Wednesday, October 19, 2011


Farming is no longer considered sustainable when it  requires heavy use of chemical fertilizers and importing water (from other states, regions and countries) to produce sufficiently, usually as result of over production and growing crops that strip the soil of its own nutrients,  such as growing corn. The environmental and physical dilemmas around excessive use of pesticides and fertilizers are numerous.
Consider the common apple, named the most pesticide contaminated food , but do you know what that pesticide is meant to do?  It is actually designed to split open the organs of living creatures! This pesticide, DPA, a very commonly used pesticide, is known by the EPA to cause liver and kidney disease, and is toxic to fish and aquatic organisms. This is just one! Keep in mind over 1 BILLION TONS of pesticides, chemicals and known toxins are injected, sprayed, spread, and dipped on your foods every year in the United States! And these are regulated to some degree, unlike many places in the world where greed wins.
Whenever synthetic and chemical fertilizers or pesticides are used they will always percolate out of the soil with rain and watering, now contaminating local water sources and oceans. This has many scientists concerned that it is very likely the reason for the rising rate of extinction of many species of frogs, honey bees, and many birds. The fertilizers being pumped into our ocean are the main source of “Red Tide” and highly productive algae that suffocates anything in its path.  Red Tide kills millions of fish and other marine organisms, makes toxic, inedible shellfish, decimates the food stock for other larger species such as whales and dolphins, damages coral reefs and overwhelming the oceans natural purification processes; this algae uses all stocks of oxygen in the waters. It is even dangerous to breathe the air near the harmful algae blooms!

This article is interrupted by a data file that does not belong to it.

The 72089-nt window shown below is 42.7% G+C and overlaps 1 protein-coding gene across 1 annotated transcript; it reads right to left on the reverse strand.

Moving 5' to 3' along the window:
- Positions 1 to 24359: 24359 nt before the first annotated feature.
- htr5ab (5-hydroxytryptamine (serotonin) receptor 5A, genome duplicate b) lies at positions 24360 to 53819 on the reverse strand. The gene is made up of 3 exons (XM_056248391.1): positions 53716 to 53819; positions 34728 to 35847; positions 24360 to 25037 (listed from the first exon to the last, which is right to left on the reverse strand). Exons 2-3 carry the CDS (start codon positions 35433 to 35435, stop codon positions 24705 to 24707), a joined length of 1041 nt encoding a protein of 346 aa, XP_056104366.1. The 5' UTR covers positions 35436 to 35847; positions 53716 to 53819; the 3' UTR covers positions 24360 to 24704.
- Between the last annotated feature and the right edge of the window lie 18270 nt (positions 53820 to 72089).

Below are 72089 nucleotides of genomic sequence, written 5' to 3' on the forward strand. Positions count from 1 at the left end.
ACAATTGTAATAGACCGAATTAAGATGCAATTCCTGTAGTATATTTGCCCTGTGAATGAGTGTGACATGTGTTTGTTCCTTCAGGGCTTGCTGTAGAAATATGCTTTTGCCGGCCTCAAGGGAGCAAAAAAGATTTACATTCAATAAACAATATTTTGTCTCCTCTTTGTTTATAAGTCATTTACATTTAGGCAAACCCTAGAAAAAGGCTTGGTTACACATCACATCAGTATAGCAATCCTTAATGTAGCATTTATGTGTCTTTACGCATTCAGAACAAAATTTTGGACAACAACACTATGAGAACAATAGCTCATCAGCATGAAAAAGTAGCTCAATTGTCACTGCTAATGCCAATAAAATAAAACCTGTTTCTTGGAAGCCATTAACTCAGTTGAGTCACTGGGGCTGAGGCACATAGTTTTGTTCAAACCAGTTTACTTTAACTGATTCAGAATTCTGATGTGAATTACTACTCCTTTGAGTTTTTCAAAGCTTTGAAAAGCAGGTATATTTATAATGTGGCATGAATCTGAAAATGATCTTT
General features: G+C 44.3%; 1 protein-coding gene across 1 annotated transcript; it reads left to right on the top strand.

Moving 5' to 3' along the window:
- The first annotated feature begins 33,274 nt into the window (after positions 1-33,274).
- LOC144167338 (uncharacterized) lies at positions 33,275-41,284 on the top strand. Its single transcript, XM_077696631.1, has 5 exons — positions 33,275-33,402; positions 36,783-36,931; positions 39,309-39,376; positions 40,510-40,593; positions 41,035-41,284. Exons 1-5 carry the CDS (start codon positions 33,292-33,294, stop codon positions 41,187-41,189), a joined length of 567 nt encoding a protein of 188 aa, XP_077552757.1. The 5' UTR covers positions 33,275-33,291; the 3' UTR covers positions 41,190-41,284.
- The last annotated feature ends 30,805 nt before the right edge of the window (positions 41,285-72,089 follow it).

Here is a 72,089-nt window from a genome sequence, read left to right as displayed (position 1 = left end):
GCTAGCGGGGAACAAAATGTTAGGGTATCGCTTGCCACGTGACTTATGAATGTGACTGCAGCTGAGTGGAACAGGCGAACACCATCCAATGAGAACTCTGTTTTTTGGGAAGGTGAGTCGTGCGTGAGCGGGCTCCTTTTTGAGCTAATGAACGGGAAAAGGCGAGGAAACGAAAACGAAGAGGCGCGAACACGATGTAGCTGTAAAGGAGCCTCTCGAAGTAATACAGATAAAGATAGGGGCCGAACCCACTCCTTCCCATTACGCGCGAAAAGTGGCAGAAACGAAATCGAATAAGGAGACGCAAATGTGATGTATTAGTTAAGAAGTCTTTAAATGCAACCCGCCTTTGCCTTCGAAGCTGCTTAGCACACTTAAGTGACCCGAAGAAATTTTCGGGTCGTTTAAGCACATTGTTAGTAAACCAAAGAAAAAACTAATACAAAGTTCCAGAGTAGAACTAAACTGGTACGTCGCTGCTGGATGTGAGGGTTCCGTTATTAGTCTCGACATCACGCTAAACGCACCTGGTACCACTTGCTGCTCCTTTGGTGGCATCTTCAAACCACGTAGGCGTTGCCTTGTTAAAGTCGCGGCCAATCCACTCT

Of course, fertilizer and contaminants also reach our drinking water and riparian waters. Often these components are not/cannot be removed and end up stored in our liver and body fats.

SOLUTION- The Sustainable Table writes, “Many sustainable farms rely upon Integrated Pest Management (IPM) as an alternative to the heavy use of pesticides.  IPM is a growing movement amongst farms of all sizes that incorporates a variety of techniques to eliminate pests while minimizing damage to the environment.  For instance, an IPM farm will grow pest resistant crop varieties, use predatory insects to kill plant-eating pests,  employ mechanical pest traps, and eliminate nesting areas by plowing under harvested crops.  Chemical and natural pesticides are used only as a last resort.

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